Characteristics of the Mentoring Process
Insight can be life changing. Insight is not learned in the way we learn to ride a bike or hit a ball. It is a deep and immediate perception of something completely new. The essence of real learning has this quality, a moment-to-moment adventure of relationship and trust. The more we know, the greater the challenge to remain open.
For this opening to occur we must be sensitive, watchful, and willing to question what we think is true, about ourselves and others. Real learning is an open state of relationship and wonder. It is not knowing, but wanting to see what will happen next, without prejudging the outcome. Real learning is being open to surprise. It is complete attention, infinite possibilities without fear of judgment or failure.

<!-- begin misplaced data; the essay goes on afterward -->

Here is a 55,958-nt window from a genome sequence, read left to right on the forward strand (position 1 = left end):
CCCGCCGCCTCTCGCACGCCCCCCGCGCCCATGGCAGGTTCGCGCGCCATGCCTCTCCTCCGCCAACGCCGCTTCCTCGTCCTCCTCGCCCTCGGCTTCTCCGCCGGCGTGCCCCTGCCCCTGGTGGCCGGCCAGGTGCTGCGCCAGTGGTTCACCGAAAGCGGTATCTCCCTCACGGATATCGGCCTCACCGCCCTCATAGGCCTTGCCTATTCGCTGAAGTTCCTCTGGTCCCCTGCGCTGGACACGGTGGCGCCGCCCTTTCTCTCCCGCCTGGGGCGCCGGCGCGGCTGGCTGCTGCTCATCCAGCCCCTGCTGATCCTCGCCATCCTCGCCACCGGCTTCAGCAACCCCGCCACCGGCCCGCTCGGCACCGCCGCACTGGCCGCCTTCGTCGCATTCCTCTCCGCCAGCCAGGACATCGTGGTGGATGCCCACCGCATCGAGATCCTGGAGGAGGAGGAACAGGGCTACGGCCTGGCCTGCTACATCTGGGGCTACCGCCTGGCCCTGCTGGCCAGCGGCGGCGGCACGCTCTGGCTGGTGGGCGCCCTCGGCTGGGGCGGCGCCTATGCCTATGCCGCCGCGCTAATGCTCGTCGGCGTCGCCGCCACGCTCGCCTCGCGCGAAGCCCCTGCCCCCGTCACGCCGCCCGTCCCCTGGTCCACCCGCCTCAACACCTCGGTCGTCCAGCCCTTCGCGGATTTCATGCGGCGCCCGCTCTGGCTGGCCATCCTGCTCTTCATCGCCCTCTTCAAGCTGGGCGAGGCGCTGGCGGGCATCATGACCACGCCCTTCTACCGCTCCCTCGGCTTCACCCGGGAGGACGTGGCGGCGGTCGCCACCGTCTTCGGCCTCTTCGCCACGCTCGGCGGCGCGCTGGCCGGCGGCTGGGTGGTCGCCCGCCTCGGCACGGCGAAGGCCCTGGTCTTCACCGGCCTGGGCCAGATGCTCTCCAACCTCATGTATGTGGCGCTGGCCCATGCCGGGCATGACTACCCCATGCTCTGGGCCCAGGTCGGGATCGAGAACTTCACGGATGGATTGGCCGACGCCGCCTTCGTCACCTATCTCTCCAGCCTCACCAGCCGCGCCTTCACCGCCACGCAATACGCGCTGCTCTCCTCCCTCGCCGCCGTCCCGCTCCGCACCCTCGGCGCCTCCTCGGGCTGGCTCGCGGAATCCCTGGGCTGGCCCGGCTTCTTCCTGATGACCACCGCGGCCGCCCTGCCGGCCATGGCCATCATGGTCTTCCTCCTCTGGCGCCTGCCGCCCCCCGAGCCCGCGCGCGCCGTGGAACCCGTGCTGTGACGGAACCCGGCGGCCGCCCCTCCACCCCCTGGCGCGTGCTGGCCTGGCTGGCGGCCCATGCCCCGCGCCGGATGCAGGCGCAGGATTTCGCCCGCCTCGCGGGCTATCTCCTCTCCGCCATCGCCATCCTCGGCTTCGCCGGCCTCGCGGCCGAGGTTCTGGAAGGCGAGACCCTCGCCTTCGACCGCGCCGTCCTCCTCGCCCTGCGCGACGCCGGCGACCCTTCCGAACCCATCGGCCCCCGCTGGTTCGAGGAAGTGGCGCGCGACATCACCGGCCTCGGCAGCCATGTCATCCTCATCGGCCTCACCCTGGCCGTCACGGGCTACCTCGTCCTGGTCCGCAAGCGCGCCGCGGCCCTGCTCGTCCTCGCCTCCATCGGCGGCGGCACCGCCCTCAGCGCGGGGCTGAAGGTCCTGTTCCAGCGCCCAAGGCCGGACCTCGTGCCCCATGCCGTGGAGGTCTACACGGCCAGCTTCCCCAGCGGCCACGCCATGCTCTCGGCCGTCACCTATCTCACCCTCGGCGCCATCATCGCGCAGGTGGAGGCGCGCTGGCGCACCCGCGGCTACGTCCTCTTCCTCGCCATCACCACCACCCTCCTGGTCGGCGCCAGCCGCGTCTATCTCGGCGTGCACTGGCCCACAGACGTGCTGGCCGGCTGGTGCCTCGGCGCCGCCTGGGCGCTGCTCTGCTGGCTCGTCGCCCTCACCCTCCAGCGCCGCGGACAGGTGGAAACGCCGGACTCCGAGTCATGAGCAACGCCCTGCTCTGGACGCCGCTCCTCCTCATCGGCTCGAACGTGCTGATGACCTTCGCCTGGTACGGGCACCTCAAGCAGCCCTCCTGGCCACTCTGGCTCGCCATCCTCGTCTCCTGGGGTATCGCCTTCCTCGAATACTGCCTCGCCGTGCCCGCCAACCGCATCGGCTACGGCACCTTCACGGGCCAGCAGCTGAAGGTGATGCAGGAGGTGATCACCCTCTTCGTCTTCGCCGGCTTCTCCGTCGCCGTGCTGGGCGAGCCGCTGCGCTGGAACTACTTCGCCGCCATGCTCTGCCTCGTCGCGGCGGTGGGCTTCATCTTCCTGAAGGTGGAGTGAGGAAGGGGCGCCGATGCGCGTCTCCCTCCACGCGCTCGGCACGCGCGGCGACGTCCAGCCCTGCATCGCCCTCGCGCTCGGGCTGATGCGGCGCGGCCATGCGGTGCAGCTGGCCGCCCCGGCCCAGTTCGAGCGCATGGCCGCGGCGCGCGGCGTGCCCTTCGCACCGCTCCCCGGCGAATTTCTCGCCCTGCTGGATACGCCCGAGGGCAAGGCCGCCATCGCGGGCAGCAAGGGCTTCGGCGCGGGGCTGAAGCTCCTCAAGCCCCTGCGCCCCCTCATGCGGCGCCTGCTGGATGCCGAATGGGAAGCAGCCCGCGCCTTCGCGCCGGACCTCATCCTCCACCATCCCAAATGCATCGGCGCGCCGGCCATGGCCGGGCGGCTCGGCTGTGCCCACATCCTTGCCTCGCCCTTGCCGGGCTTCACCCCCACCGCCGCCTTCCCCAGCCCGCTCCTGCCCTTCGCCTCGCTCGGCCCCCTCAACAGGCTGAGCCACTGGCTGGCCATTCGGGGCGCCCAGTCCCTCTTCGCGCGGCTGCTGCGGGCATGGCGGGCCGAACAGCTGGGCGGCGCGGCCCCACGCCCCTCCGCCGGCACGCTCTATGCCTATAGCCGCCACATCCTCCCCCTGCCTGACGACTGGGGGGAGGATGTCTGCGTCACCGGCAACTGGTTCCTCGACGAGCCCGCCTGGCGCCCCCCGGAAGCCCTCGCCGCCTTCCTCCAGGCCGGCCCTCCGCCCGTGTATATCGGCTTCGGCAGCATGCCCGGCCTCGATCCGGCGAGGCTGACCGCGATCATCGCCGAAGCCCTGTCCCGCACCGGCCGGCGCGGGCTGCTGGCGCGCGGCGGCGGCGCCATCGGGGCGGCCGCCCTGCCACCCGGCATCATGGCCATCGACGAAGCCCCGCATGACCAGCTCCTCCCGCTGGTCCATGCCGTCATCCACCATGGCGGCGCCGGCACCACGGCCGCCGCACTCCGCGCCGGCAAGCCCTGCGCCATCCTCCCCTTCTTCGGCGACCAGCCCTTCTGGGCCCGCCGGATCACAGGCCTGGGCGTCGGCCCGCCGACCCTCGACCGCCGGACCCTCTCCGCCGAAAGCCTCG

- from Michael Mendizza, Touch the Future, Summer 1998
These thoughts, originally written about the intelligence of children’s play, could become powerful tools to aid adults in breaking through old patterns and inviting new insight. How can we, in our Waldorf pedagogical work, create a professional practice together with our colleagues which will further the development of our attention, sensitivity and awareness in daily life in the classroom-one which quickens the vital inner life of soul and spirit? How can we promote a climate in each school that will aid each colleague to maintain the balance between responsibility and enthusiasm that Rudolf Steiner speaks of as essential to the task of the teacher?
Today the media has brought attention to an urgent call for accountability from the teachers of our children, in public and independent schools. Teacher testing and evaluation have become a focus of conversation between public school officials, teachers’ unions and politicians. In such a climate, parents of Waldorf students need assurance that their children are being well served, not just by an incredible curriculum, but also by competent and effective teachers.